Letter to the Editor

Churches pay taxes? Since when?

Wednesday, May 20, 2015

I have been a church member all my life and have enjoyed the comfortable setting in the various churches I have been attending and supporting. The personal message, the member interaction, community outreaches and charitable activities have been reasons for membership. I have never been a member of a mega church, but rather local community churches affiliated with various synods.

In recent years, our various county, state and federal governments have struggled to maintain services they have traditionally provided. Politicians steadfastly refuse to raise taxes for fear that they will not be reelected. There are many loopholes that could be addressed, but I would like to address just one of them.

U.S. churches were granted an official federal tax exemption by the Tariff Act of 1894. All 50 states plus the District of Colombia also exempt churches from property taxes. Donations to churches are also exempt. In 1954 the Johnson amendment banned churches from interfering in political campaigns. In 1983 the U.S. Supreme Court upheld this ruling. Yet, voter's guides and endorsements are commonplace from religious organizations with tax exempt status.

To name just two churches with huge business and property ownership, the Mormon Church operates shopping centers, a real estate company, cattle ranches, radio stations and other businesses. The Catholic Church is the third-largest land owner around the globe. The treasures in the Vatican Museum and Vatican Library are so vast and valuable, their value cannot even be estimated.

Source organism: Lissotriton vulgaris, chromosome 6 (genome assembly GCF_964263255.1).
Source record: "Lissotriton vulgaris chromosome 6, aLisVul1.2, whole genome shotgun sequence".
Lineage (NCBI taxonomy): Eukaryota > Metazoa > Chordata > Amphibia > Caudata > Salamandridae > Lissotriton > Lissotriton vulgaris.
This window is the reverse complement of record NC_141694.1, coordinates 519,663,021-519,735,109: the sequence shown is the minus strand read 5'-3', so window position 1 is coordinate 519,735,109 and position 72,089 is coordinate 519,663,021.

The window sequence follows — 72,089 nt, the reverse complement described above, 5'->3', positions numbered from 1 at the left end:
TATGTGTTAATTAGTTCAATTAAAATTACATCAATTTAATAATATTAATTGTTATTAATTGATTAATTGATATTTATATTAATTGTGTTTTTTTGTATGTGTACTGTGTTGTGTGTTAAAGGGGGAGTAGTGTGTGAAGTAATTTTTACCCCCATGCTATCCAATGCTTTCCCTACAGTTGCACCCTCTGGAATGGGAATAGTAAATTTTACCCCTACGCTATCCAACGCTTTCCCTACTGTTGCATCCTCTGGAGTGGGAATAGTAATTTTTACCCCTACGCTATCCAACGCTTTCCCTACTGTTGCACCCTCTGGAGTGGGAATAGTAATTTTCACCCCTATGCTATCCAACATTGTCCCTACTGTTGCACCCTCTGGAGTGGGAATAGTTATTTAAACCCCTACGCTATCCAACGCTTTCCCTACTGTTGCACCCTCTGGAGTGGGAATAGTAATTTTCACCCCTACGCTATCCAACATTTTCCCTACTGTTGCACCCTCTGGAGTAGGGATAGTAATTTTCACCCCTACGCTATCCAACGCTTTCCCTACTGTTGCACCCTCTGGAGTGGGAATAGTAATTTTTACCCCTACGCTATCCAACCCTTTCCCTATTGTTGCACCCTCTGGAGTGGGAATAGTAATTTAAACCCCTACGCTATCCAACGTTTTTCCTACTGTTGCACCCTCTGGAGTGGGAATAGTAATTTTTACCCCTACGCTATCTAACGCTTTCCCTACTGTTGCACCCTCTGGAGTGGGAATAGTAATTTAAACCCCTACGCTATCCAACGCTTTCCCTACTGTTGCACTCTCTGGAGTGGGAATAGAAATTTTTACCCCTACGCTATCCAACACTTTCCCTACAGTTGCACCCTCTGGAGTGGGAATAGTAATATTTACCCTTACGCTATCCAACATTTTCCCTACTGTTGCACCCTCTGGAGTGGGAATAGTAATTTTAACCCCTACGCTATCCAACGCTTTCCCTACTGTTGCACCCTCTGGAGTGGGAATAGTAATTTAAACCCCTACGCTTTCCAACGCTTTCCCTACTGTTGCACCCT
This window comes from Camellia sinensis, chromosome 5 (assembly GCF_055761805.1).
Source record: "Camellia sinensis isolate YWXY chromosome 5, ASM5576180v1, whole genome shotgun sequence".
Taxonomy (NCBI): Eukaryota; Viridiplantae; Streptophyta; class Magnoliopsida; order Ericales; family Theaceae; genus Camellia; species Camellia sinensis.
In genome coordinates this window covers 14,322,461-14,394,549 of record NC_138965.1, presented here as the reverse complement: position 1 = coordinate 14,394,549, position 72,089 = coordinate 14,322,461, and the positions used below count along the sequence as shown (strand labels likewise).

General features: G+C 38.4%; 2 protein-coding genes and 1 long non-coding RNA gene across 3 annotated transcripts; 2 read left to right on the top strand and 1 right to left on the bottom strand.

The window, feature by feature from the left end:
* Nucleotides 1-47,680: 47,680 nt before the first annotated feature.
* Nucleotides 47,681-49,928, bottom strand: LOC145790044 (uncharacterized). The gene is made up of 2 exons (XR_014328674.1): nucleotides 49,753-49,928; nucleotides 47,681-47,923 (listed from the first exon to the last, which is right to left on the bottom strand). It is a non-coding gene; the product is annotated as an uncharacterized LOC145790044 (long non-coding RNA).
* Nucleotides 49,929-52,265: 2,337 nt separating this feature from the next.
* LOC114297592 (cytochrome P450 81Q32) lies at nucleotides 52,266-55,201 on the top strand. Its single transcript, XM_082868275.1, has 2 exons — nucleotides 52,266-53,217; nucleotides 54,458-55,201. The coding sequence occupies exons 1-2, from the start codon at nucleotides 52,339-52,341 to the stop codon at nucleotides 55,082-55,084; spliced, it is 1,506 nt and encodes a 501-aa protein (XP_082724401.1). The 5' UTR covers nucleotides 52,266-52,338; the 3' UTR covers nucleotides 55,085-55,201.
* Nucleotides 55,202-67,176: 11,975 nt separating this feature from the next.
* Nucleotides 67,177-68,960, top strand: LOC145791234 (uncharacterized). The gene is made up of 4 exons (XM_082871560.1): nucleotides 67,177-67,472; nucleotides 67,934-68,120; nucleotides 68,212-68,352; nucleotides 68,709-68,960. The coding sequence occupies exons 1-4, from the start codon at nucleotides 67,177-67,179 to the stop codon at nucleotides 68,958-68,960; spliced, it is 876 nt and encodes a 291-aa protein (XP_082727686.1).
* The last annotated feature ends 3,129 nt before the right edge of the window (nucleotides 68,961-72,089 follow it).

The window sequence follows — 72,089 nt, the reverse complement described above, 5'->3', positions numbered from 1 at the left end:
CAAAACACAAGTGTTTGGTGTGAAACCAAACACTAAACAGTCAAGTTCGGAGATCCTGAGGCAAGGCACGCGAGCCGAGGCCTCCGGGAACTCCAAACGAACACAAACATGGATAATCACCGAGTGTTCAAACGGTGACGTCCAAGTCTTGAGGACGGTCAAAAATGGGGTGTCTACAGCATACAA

In addition, mega churches have palatial edifices as worship centers. Their ministers live in elegant mansions and own their own jet planes to get around. Local neighborhood churches are situated on public streets, enjoy fire and police protection, use city sewer and water lines, their ministers even get special tax treatment on their homes.

Has the time come for this to change? Several studies have been done to determine the annual cost of this special treatment to subsidize religion. This is what they found: Between federal and state income taxes, property and investment tax, parsonage and faith based initiative subsidies a total of $71 billion per year is lost.

Is it time for U.S. churches to pay their fair share to keep our communities and our country what we want it to be? 
An alternative has surfaced in Germany. Every citizen that is a member of an organized church will be assessed annually a flat 4 percent tax on total income. This past year 400,000 Germans renounced their faith to avoid the tax.

Robert Sneitzer

Spirit Lake